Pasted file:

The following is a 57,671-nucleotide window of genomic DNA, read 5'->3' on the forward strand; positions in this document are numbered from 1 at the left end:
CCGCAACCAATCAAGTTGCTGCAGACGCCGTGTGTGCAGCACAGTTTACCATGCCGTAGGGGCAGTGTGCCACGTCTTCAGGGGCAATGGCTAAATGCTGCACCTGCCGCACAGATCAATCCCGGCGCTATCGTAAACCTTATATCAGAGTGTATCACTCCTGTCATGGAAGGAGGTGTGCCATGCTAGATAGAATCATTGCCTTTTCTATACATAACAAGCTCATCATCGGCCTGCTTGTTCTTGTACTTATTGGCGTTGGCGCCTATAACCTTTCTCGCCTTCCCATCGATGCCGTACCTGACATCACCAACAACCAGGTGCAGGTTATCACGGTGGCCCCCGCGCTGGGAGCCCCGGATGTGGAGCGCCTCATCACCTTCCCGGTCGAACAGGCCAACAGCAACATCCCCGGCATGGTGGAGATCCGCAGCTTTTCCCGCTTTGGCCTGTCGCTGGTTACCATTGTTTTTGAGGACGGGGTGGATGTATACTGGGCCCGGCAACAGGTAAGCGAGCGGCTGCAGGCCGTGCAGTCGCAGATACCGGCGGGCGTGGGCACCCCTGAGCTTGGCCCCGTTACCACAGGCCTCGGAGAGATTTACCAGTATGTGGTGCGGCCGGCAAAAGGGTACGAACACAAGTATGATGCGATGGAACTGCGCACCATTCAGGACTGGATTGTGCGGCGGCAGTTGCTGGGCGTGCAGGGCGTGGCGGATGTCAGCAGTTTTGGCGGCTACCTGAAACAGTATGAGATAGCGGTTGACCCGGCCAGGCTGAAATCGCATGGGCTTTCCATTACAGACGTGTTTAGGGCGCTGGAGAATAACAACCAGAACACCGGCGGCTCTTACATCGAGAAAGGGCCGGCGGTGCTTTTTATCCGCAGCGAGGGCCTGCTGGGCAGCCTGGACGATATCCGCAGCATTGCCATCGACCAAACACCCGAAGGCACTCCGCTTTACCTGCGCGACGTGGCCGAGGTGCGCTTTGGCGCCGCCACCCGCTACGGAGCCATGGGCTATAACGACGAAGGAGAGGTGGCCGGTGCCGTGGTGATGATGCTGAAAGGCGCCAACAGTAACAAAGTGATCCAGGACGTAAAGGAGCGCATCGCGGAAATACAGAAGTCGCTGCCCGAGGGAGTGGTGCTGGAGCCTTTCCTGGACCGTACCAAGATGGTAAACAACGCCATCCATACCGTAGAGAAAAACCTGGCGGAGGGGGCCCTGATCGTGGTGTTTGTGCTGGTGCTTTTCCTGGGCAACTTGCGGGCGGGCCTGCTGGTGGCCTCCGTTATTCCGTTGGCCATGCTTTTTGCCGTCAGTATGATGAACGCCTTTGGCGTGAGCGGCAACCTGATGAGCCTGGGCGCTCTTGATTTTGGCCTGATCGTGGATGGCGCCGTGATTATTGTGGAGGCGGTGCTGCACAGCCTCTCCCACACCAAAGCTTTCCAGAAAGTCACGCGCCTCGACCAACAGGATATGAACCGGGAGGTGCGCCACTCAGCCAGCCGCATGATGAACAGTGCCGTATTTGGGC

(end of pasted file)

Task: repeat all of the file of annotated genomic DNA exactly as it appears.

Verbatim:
The following is a 57,671-nucleotide window of genomic DNA, read 5'->3' on the forward strand; positions in this document are numbered from 1 at the left end:
CCGCAACCAATCAAGTTGCTGCAGACGCCGTGTGTGCAGCACAGTTTACCATGCCGTAGGGGCAGTGTGCCACGTCTTCAGGGGCAATGGCTAAATGCTGCACCTGCCGCACAGATCAATCCCGGCGCTATCGTAAACCTTATATCAGAGTGTATCACTCCTGTCATGGAAGGAGGTGTGCCATGCTAGATAGAATCATTGCCTTTTCTATACATAACAAGCTCATCATCGGCCTGCTTGTTCTTGTACTTATTGGCGTTGGCGCCTATAACCTTTCTCGCCTTCCCATCGATGCCGTACCTGACATCACCAACAACCAGGTGCAGGTTATCACGGTGGCCCCCGCGCTGGGAGCCCCGGATGTGGAGCGCCTCATCACCTTCCCGGTCGAACAGGCCAACAGCAACATCCCCGGCATGGTGGAGATCCGCAGCTTTTCCCGCTTTGGCCTGTCGCTGGTTACCATTGTTTTTGAGGACGGGGTGGATGTATACTGGGCCCGGCAACAGGTAAGCGAGCGGCTGCAGGCCGTGCAGTCGCAGATACCGGCGGGCGTGGGCACCCCTGAGCTTGGCCCCGTTACCACAGGCCTCGGAGAGATTTACCAGTATGTGGTGCGGCCGGCAAAAGGGTACGAACACAAGTATGATGCGATGGAACTGCGCACCATTCAGGACTGGATTGTGCGGCGGCAGTTGCTGGGCGTGCAGGGCGTGGCGGATGTCAGCAGTTTTGGCGGCTACCTGAAACAGTATGAGATAGCGGTTGACCCGGCCAGGCTGAAATCGCATGGGCTTTCCATTACAGACGTGTTTAGGGCGCTGGAGAATAACAACCAGAACACCGGCGGCTCTTACATCGAGAAAGGGCCGGCGGTGCTTTTTATCCGCAGCGAGGGCCTGCTGGGCAGCCTGGACGATATCCGCAGCATTGCCATCGACCAAACACCCGAAGGCACTCCGCTTTACCTGCGCGACGTGGCCGAGGTGCGCTTTGGCGCCGCCACCCGCTACGGAGCCATGGGCTATAACGACGAAGGAGAGGTGGCCGGTGCCGTGGTGATGATGCTGAAAGGCGCCAACAGTAACAAAGTGATCCAGGACGTAAAGGAGCGCATCGCGGAAATACAGAAGTCGCTGCCCGAGGGAGTGGTGCTGGAGCCTTTCCTGGACCGTACCAAGATGGTAAACAACGCCATCCATACCGTAGAGAAAAACCTGGCGGAGGGGGCCCTGATCGTGGTGTTTGTGCTGGTGCTTTTCCTGGGCAACTTGCGGGCGGGCCTGCTGGTGGCCTCCGTTATTCCGTTGGCCATGCTTTTTGCCGTCAGTATGATGAACGCCTTTGGCGTGAGCGGCAACCTGATGAGCCTGGGCGCTCTTGATTTTGGCCTGATCGTGGATGGCGCCGTGATTATTGTGGAGGCGGTGCTGCACAGCCTCTCCCACACCAAAGCTTTCCAGAAAGTCACGCGCCTCGACCAACAGGATATGAACCGGGAGGTGCGCCACTCAGCCAGCCGCATGATGAACAGTGCCGTATTTGGGC